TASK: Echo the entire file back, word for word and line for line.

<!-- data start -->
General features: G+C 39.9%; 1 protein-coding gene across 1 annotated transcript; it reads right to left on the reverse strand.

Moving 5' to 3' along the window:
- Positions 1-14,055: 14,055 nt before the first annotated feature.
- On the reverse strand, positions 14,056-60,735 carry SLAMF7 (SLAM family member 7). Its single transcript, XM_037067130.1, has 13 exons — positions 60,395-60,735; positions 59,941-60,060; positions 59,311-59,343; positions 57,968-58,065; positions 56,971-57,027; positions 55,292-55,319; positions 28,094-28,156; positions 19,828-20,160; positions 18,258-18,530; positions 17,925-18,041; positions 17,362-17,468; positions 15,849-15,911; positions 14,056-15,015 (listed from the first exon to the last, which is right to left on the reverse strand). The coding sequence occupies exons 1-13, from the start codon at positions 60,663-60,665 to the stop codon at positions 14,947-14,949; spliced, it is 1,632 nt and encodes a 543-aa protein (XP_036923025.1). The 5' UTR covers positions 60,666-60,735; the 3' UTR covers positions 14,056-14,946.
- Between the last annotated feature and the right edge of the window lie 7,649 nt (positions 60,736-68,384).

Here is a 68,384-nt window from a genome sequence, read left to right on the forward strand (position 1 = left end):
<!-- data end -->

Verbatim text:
General features: G+C 39.9%; 1 protein-coding gene across 1 annotated transcript; it reads right to left on the reverse strand.

Moving 5' to 3' along the window:
- Positions 1-14,055: 14,055 nt before the first annotated feature.
- On the reverse strand, positions 14,056-60,735 carry SLAMF7 (SLAM family member 7). Its single transcript, XM_037067130.1, has 13 exons — positions 60,395-60,735; positions 59,941-60,060; positions 59,311-59,343; positions 57,968-58,065; positions 56,971-57,027; positions 55,292-55,319; positions 28,094-28,156; positions 19,828-20,160; positions 18,258-18,530; positions 17,925-18,041; positions 17,362-17,468; positions 15,849-15,911; positions 14,056-15,015 (listed from the first exon to the last, which is right to left on the reverse strand). The coding sequence occupies exons 1-13, from the start codon at positions 60,663-60,665 to the stop codon at positions 14,947-14,949; spliced, it is 1,632 nt and encodes a 543-aa protein (XP_036923025.1). The 5' UTR covers positions 60,666-60,735; the 3' UTR covers positions 14,056-14,946.
- Between the last annotated feature and the right edge of the window lie 7,649 nt (positions 60,736-68,384).

Here is a 68,384-nt window from a genome sequence, read left to right on the forward strand (position 1 = left end):